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The Weekly Bottom Line TD Economics www.td.com/economics August 6, 2010
The Weekly Bottom Line
TD Economics
www.td.com/economics
August 6, 2010

HIGHLIGHTS OF THE WEEK

• The U.S. economy scrapped 131K non-farm jobs in July.

• If it continues to create jobs at the speed it has showed since the labor market bottomed in December 2009, it would take roughly seven years to fully absorb the 8.4 million jobs lost to the recession.

• A research paper written by Federal Reserve FOMC member James Bullard reignited the debate on the prospects of further Quantitative Easing.

• Following six months of strong gains, Canadian employment fell by 9,300 in July, and the unemployment rate inched up to 8.0%, from 7.9% in the prior month. The majority of the jobs lost were in full-time positions (-139,000) where almost half the decline was in education services.

• Canadian Building permits rose to 212,000 units in June, up from 208,500 units in May. Despite the slight uptick, building permits are below levels seen at the end of 2009, indicating a continued drop in construction activity.

• This week we got a preview into July’s existing home sales for major Canadian markets – where sales fell well below the record levels from a year ago.

THIS WEEK IN THE MARKETS

 
   

Week

52-Week

52-Week

Current*

Ago

High

Low

Stock Market Indexes

 

S&P 500

1110

1102

1217

980

S&P/TSX Comp.

11752

11713

12281

10532

DAX

6260

6148

6334

5202

FTSE 100

5332

5258

5825

4645

Nikkei

9642

9537

11339

9082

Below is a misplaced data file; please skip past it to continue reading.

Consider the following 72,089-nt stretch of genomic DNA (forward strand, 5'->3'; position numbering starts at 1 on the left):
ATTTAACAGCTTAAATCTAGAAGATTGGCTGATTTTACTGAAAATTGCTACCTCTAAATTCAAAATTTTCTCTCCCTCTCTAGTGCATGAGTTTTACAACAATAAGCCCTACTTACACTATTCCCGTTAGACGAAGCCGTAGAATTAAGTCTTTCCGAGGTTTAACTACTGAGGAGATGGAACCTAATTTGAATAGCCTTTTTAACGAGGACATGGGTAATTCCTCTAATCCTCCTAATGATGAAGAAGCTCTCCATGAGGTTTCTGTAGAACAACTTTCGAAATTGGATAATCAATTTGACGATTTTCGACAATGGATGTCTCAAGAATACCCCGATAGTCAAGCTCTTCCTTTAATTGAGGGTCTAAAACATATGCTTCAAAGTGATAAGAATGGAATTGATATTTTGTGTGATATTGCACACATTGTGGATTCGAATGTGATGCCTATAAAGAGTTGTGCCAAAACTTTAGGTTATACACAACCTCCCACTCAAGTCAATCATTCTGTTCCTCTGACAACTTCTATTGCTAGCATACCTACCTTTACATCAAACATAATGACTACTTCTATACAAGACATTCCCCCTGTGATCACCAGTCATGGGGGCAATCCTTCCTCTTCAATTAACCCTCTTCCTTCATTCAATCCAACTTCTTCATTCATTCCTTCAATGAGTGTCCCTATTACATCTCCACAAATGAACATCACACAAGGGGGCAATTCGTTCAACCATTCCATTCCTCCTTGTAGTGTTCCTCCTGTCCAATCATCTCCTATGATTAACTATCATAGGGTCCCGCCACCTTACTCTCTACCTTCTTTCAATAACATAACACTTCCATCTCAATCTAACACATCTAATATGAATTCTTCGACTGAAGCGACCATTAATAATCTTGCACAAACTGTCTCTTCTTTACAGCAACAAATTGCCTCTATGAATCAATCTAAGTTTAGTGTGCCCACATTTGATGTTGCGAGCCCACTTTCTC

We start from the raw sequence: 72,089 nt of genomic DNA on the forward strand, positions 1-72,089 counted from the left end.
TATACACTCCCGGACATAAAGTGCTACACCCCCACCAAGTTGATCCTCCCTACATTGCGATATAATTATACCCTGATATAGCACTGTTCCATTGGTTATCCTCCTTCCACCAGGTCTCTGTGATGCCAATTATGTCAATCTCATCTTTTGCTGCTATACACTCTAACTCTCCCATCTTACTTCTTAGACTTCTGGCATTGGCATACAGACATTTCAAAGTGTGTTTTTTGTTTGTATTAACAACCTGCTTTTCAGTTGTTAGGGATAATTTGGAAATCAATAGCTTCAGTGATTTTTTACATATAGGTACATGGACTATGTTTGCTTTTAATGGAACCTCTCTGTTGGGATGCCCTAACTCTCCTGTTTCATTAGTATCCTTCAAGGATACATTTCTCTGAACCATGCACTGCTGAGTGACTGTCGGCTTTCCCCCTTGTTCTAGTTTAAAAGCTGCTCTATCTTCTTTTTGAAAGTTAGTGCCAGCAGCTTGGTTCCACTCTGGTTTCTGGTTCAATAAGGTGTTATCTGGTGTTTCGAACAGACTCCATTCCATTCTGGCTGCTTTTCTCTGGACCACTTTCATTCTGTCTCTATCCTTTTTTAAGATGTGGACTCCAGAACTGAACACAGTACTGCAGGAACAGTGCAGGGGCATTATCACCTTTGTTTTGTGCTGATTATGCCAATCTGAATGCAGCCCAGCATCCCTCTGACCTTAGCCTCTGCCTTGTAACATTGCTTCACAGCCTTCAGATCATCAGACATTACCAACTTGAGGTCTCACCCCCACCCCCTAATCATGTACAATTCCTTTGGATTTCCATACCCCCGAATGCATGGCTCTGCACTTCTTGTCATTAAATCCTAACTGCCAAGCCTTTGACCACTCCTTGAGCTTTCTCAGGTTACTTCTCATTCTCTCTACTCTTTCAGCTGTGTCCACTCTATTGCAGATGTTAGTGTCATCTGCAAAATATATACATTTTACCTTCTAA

Fixed Income Yields

 

U.S. 10-yr Treasury Canada 10-yr Bond Germany 10-yr Bund UK 10-yr Gilt Japan 10-yr Bond

2.82

2.91

3.99

2.82

3.07

3.12

3.72

3.07

2.52

2.67

3.51

2.51

3.22

3.33

4.23

3.22

1.06

1.07

1.48

1.01

Foreign Exchange Cross Rates

 

C$ (USD per CAD) Euro (USD per EUR) Pound (USD per GBP) Yen (JPY per USD)

0.97

0.97

1.00

0.90

1.33

1.31

1.51

1.19

1.60

1.57

1.68

1.43

85.3

86.5

97.6

85.3

Commodity Spot Prices**

Crude Oil ($US/bbl) Natural Gas ($US/MMBtu) Copper ($US/met. tonne) Gold ($US/troy oz.)

81.3

79.0

86.8

65.7

4.84

4.81

7.51

1.88

7371.0

7273.5

7960.3

5857.8

1205.7

1181.0

1256.8

934.6

*as of 11am on Friday, **Oil-WTI, Cushing, Nat. Gas-Henry Hub, LA (Thursday close price), Copper-LME Grade A, Gold-London Gold Bullion; Source: Bloomberg

U.S. PERSONAL SAVINGS RATE % of disposable income 16 14 12 10 8 6 4
U.S. PERSONAL SAVINGS RATE
% of disposable income
16
14
12
10
8
6
4
2
0
1965
1969
1973
1977
1981
1985
1989
1993
1997
2001
2005
2009
Source: Bureau of Economic Analysis
GLOBAL OFFICIAL POLICY RATE TARGETS
Current Target
Federal Reserve (Fed Funds Rate)
Bank of Canada (Overnight Rate)
European Central Bank (Refi Rate)
Bank of England (Repo Rate)
Bank of Japan (Overnight Rate)
0 - 0.25%
0.75%
1.00%
0.50%
0.10%
Source: Central Banks, Haver Analytics